Stay-at-Home Dads More Likely to Get Divorced
No matter how well trained and behaved they appear to be, these are essentially wild animals who operate more on instinct than intellect. They can be peaceful one minute and tearing your heart out the next.
And, odds are, one day they will want to return to the wild. On the other hand, odds are just as good you would will want them to go, anyway.
This is especially true of human males. Some women think they can train these creatures to stay home and perform basic domestic tasks, even take care of the children. Let's face it. That's a lot to expect from essentially mindless brutes who have trouble mastering the mechanics of lifting a toilet seat.
Researchers say they are likely to bolt.
A study published in the American Journal of Sociology concludes stay-at-home fathers are more likely to get divorced because, try as they might, they cannot ignore the calling of their Klingon blood. They generally prefer to be out in the world, marauding and competing.
Staying at home -- especially because of unemployment -- drives them to fits of depression.
"It's still unacceptable for men to stay home and take care of the kids," Liana Sayer, an associate professor of sociology at Ohio State University and lead author of the study, tells Time magazine.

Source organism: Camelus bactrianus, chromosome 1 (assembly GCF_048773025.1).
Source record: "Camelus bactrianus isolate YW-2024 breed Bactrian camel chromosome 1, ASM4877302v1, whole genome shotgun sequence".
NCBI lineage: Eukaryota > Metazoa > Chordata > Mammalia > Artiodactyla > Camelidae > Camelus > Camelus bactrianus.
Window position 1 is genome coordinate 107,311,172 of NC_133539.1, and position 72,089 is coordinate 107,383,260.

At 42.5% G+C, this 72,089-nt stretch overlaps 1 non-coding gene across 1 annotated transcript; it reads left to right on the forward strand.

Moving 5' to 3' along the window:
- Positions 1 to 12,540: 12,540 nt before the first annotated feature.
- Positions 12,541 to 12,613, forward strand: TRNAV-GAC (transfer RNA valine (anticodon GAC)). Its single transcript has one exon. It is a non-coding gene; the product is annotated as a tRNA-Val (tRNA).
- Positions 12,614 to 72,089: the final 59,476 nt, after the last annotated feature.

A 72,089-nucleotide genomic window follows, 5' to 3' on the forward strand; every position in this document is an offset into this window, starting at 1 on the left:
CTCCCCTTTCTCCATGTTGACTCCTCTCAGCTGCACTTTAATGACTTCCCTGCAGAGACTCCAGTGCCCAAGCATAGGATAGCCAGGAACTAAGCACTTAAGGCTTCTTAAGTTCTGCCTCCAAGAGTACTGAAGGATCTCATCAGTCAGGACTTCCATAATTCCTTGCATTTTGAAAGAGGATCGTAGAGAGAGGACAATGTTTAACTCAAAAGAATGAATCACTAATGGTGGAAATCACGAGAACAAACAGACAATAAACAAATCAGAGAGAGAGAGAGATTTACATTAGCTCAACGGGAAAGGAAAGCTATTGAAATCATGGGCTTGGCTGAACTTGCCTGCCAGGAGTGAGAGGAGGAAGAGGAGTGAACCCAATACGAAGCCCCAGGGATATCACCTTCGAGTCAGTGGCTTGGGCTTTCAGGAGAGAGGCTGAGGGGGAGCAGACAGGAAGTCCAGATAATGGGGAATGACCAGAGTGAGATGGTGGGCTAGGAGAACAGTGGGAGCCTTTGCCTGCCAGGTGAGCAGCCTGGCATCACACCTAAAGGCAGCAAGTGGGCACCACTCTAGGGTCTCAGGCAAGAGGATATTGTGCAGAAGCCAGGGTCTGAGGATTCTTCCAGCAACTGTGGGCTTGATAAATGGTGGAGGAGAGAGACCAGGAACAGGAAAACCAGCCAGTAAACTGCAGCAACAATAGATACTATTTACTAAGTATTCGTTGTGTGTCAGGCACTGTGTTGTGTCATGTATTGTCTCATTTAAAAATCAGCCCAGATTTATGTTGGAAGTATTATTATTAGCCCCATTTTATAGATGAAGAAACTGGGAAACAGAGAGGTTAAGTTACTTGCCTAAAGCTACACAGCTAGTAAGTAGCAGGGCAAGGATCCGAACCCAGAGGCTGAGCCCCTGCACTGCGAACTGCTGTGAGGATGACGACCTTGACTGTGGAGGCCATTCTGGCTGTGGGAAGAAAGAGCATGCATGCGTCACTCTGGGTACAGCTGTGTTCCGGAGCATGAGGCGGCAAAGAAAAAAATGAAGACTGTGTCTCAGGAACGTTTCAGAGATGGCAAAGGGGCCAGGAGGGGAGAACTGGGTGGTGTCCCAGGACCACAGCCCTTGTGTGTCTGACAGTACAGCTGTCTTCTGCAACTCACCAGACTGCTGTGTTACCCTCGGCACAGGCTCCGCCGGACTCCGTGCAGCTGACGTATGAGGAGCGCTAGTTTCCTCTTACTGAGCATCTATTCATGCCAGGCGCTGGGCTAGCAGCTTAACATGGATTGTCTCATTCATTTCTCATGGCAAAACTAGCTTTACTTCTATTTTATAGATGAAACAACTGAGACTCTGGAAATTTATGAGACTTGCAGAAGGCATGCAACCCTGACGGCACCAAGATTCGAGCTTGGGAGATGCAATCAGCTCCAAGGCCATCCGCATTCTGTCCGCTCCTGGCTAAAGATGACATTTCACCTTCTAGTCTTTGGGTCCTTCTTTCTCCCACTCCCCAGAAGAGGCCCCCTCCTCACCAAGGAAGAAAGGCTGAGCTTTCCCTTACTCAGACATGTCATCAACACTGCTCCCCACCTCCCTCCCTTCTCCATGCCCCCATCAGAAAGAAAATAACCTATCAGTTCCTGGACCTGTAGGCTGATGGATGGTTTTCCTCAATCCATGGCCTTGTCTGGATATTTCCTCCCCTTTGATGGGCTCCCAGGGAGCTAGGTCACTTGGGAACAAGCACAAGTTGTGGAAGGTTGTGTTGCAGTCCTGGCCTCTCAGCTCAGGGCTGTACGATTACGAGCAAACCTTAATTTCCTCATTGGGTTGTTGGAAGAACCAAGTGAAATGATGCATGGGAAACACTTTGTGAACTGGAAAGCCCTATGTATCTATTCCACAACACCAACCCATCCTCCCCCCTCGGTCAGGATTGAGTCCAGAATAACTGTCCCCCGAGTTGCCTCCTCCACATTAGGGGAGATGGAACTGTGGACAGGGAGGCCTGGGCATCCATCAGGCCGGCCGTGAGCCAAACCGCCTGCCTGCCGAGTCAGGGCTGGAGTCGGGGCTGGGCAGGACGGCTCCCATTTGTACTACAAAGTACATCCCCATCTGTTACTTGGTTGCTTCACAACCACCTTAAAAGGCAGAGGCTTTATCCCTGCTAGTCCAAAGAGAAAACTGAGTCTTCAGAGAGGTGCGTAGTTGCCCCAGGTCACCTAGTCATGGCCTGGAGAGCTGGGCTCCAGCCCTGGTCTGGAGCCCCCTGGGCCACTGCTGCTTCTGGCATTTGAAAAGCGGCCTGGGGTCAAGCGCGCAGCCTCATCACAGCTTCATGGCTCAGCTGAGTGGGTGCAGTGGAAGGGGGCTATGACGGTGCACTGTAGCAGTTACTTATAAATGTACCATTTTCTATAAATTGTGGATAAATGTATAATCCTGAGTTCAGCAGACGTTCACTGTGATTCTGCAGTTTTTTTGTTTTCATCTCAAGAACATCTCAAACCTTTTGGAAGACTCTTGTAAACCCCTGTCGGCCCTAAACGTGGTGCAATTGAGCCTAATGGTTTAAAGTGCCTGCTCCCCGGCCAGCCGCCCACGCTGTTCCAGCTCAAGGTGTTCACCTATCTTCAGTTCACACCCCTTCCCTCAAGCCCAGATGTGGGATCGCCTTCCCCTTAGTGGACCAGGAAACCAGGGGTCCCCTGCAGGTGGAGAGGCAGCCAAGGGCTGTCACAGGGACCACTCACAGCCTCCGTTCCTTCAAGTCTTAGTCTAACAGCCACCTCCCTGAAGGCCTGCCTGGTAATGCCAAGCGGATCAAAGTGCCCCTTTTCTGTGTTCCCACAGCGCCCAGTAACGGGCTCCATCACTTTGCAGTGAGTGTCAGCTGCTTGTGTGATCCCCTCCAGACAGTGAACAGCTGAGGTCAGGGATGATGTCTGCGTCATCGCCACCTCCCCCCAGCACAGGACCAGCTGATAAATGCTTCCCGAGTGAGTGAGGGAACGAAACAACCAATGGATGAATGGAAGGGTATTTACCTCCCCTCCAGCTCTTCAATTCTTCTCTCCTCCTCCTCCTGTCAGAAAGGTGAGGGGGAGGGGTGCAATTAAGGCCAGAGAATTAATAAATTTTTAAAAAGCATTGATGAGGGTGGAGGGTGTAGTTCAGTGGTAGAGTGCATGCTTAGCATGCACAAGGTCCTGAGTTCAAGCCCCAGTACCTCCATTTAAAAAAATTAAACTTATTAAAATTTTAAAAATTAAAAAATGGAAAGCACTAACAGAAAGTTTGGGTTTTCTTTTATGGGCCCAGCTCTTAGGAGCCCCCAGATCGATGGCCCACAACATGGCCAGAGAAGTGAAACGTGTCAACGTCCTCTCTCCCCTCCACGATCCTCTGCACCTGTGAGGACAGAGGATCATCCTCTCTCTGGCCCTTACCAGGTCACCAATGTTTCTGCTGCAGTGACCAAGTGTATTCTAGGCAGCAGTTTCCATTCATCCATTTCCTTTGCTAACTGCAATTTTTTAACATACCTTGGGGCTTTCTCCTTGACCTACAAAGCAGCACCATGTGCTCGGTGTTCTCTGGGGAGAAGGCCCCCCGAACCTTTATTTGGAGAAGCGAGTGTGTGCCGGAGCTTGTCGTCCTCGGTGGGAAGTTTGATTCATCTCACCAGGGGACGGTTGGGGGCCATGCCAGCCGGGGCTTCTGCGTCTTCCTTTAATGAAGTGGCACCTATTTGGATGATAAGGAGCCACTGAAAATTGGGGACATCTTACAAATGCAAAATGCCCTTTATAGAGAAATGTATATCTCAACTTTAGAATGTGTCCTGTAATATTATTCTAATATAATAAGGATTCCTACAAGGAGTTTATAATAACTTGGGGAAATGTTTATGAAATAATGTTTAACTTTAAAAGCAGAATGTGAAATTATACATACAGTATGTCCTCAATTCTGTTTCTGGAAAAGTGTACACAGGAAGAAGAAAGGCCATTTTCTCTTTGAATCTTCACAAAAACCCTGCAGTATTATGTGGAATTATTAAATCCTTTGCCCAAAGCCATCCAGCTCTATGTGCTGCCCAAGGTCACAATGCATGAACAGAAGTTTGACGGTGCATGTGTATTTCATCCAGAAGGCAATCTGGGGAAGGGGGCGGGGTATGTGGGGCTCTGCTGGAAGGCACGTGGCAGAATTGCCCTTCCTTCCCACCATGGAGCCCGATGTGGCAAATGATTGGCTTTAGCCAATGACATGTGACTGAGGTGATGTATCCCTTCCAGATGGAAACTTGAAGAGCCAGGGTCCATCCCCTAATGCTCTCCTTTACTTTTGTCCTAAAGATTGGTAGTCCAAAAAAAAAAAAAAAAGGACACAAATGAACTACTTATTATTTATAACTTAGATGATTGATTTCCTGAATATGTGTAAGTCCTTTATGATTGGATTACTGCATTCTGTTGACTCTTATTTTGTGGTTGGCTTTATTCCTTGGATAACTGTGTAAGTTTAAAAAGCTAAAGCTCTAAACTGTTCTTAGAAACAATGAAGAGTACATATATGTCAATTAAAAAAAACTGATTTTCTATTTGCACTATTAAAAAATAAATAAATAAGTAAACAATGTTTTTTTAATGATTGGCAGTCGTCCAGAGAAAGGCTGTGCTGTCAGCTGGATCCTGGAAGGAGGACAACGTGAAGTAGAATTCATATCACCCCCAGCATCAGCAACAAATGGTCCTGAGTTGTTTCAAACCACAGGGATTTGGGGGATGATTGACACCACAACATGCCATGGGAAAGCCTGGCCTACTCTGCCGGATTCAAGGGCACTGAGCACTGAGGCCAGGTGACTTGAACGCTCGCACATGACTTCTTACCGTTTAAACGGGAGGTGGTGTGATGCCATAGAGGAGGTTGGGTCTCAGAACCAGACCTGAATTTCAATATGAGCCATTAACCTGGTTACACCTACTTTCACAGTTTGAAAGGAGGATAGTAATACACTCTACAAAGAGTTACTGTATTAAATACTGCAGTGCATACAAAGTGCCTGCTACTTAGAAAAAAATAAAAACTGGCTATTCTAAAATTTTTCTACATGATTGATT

Sayer says a woman who is unhappy in her marriage is more likely to consider divorce if she is working rather than unemployed. But unemployed men, she adds, face a double whammy.
They stand a greater chance of dumping their wives or being the dumpee -- even if they are fairly satisfied with their relationship.
It's what Sayer calls an "asymmetrical revolution."
"The role of women has changed a lot, but we have seen far less movement in the roles of men," Sayer tells the magazine. "That men be breadwinners still seems to be very salient for couples. If a man is not bringing in some money, it seems to be unacceptable."
Sayer and her fellow researchers collected data from more than 3,600 couples who participated in the National Survey of Families and Households funded by the National Institutes of Health.
They thought they would find unhappy-but-employed men would be more likely to leave their wives. Not really.
Men's depression -- tied to their job situation -- seemed to be the deciding factor.
"For men, not having a job increases the risk he will initiate leaving the relationship, and it also increases the risk women will leave the relationship," Sayer tells Time. "Men are still held to an older standard than women and penalized by employers and stigmatized if they are doing what's perceived as women's work."
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